Originally published October 1, 2008

HT: The Way of the Fathers

A 6th-century monastery has been found in Iraq. You really should click that link and read the Smithsonian article because this is fascinating stuff. There are a few things I want to highlight for my own purposes:

Inside the plain walls of the chapel, one shell-shaped niche is decorated with intricate carvings and an Aramaic inscription asks for prayers of the soul of the person interred beneath the walls. Shades of a cobalt blue fresco can be found above the stepped altar. (snip)

After World War I, the monastery became a refugee center, according to chaplain and resident historian Geoff Bailey, a captain with the 86th Combat Support hospital. Christians supposedly still came once a year in November to celebrate the feast of St. Elijah (also the name of the monastery’s founding monk).

We have a monastery from the late 500’s, founded by a monk named St. Elijah, with frescos above the altar, and a request for prayers to prayed by the deceased at a grave. Monasticism, saints, images, altars, praying to the dead.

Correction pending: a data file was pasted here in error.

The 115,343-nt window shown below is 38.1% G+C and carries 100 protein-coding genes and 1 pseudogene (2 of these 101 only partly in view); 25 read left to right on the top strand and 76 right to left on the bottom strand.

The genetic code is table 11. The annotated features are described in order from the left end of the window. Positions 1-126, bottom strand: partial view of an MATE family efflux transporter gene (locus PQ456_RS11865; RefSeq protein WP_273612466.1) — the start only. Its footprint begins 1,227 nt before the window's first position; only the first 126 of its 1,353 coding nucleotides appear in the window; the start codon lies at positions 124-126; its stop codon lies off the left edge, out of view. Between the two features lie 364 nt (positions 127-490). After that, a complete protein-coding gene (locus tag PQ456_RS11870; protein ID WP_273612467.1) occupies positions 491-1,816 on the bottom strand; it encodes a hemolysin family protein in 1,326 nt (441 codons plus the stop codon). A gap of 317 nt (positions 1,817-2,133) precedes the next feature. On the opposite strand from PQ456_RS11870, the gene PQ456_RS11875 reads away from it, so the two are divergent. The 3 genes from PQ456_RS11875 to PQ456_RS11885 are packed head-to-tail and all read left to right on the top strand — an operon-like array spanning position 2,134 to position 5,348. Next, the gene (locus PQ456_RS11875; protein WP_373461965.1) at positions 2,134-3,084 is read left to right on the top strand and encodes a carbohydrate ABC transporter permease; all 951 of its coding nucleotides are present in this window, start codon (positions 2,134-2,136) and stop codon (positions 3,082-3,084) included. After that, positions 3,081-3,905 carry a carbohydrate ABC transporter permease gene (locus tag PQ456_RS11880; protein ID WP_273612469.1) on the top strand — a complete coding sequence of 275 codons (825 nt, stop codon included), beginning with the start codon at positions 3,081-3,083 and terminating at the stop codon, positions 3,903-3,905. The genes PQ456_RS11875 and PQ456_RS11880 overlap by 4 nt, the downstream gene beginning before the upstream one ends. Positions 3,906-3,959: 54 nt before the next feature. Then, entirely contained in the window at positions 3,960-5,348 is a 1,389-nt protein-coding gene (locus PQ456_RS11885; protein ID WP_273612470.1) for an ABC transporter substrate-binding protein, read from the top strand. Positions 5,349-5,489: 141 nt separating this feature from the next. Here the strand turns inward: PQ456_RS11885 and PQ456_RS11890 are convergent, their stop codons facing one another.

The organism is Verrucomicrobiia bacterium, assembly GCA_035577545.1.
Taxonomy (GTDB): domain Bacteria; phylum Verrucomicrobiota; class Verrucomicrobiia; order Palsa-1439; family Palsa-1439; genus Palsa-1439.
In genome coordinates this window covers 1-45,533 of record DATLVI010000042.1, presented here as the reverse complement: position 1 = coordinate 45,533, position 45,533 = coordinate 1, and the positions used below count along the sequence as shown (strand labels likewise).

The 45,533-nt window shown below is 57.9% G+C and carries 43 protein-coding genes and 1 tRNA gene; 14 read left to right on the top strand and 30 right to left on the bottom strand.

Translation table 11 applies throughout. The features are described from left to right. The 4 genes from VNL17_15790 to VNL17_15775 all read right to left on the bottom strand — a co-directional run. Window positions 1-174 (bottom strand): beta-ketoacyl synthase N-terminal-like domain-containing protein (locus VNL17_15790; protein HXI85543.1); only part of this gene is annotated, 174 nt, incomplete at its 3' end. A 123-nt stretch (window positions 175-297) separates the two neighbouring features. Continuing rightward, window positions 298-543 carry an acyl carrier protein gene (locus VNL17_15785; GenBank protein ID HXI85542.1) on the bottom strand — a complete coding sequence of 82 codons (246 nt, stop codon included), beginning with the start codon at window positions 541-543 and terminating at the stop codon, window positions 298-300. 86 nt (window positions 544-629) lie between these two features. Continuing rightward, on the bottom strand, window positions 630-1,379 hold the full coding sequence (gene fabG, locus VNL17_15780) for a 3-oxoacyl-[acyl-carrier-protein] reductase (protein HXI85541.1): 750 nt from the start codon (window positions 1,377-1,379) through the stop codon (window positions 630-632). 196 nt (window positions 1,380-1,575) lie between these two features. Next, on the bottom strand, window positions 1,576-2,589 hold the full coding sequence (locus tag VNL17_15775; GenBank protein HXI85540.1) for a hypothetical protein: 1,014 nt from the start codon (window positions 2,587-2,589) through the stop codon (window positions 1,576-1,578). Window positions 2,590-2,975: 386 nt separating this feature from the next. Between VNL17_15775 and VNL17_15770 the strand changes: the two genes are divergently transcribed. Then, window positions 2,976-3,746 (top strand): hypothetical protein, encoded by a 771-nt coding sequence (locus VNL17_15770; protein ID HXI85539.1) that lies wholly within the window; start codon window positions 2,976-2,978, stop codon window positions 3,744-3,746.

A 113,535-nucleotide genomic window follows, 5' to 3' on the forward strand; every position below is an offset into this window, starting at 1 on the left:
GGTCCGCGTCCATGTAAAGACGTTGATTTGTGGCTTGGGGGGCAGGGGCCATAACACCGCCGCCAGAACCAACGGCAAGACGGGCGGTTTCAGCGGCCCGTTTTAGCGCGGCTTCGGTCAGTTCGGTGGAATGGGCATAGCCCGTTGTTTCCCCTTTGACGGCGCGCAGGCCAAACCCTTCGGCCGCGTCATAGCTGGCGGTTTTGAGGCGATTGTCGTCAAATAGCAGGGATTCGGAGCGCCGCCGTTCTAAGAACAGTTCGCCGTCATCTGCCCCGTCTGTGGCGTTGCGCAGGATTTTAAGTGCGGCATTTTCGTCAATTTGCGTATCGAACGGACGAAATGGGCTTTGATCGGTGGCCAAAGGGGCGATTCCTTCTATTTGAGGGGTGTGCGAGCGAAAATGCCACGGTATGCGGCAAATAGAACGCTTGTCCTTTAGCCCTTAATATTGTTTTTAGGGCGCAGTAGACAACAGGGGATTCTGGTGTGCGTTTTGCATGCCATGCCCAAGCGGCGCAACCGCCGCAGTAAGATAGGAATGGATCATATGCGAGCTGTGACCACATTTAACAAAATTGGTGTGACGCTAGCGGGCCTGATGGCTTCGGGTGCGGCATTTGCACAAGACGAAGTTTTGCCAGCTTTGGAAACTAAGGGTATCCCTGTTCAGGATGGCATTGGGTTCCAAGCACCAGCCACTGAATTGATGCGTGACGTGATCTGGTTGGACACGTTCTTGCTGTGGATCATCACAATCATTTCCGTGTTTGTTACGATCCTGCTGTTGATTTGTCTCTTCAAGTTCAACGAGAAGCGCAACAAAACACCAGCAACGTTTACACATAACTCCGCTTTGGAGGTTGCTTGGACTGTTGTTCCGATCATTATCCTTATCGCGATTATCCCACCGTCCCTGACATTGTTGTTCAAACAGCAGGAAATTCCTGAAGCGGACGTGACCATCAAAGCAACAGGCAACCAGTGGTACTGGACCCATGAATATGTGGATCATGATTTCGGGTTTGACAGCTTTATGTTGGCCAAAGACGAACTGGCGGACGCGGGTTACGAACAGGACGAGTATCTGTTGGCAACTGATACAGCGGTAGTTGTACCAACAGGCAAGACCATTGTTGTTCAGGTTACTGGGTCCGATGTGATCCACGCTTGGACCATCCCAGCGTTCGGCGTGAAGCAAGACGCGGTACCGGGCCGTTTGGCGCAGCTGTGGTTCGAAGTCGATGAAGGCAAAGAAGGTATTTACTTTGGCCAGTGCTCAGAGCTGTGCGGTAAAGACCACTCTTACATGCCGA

Almost all non-Catholics (Anglicans and Episcopals excepted, I think) would claim that these are all signs of gross apostacy. Yet many of these same non-Catholics would claim that the Church did not apostatize until the 1000’s or later. How, in the absence of any evidence that any orthodox Christians saw these practices as apostacy, and in the presence of their widespread use throughout history, and in the presence of explicit defenses of these practices by orthodox Christians, can these Protestants claim to practice the true ancient faith? If you’re going to say that these practices are un-orthodox, you must also say the Church apostatized sometime before this monastery was built. And this is just ONE monastery. There are scores more, and much, much more such evidence in other places. (The catacombs for one example.)

The Orthodox Church is the only other contender even in the ballpark for the title of The Historic Church. This is precisely the sort of thing that brought me to the Catholic Church.

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